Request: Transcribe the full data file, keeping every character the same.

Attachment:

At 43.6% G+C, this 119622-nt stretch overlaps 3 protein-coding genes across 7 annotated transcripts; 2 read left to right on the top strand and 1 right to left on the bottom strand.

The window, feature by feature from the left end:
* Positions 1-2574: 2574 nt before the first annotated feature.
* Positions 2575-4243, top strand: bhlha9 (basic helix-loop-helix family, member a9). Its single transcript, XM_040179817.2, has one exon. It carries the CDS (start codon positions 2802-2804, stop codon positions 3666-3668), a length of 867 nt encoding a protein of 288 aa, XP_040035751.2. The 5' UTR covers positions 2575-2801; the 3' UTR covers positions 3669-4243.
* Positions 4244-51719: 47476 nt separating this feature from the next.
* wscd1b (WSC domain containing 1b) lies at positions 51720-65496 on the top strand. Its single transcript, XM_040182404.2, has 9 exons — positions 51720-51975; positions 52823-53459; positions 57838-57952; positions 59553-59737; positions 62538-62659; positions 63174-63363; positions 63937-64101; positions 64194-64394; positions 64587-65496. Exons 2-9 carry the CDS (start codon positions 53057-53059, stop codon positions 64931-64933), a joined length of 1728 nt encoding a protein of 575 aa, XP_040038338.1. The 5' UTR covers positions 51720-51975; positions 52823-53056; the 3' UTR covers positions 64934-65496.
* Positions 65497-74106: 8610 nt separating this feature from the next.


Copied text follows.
At 43.6% G+C, this 119622-nt stretch overlaps 3 protein-coding genes across 7 annotated transcripts; 2 read left to right on the top strand and 1 right to left on the bottom strand.

The window, feature by feature from the left end:
* Positions 1-2574: 2574 nt before the first annotated feature.
* Positions 2575-4243, top strand: bhlha9 (basic helix-loop-helix family, member a9). Its single transcript, XM_040179817.2, has one exon. It carries the CDS (start codon positions 2802-2804, stop codon positions 3666-3668), a length of 867 nt encoding a protein of 288 aa, XP_040035751.2. The 5' UTR covers positions 2575-2801; the 3' UTR covers positions 3669-4243.
* Positions 4244-51719: 47476 nt separating this feature from the next.
* wscd1b (WSC domain containing 1b) lies at positions 51720-65496 on the top strand. Its single transcript, XM_040182404.2, has 9 exons — positions 51720-51975; positions 52823-53459; positions 57838-57952; positions 59553-59737; positions 62538-62659; positions 63174-63363; positions 63937-64101; positions 64194-64394; positions 64587-65496. Exons 2-9 carry the CDS (start codon positions 53057-53059, stop codon positions 64931-64933), a joined length of 1728 nt encoding a protein of 575 aa, XP_040038338.1. The 5' UTR covers positions 51720-51975; positions 52823-53056; the 3' UTR covers positions 64934-65496.
* Positions 65497-74106: 8610 nt separating this feature from the next.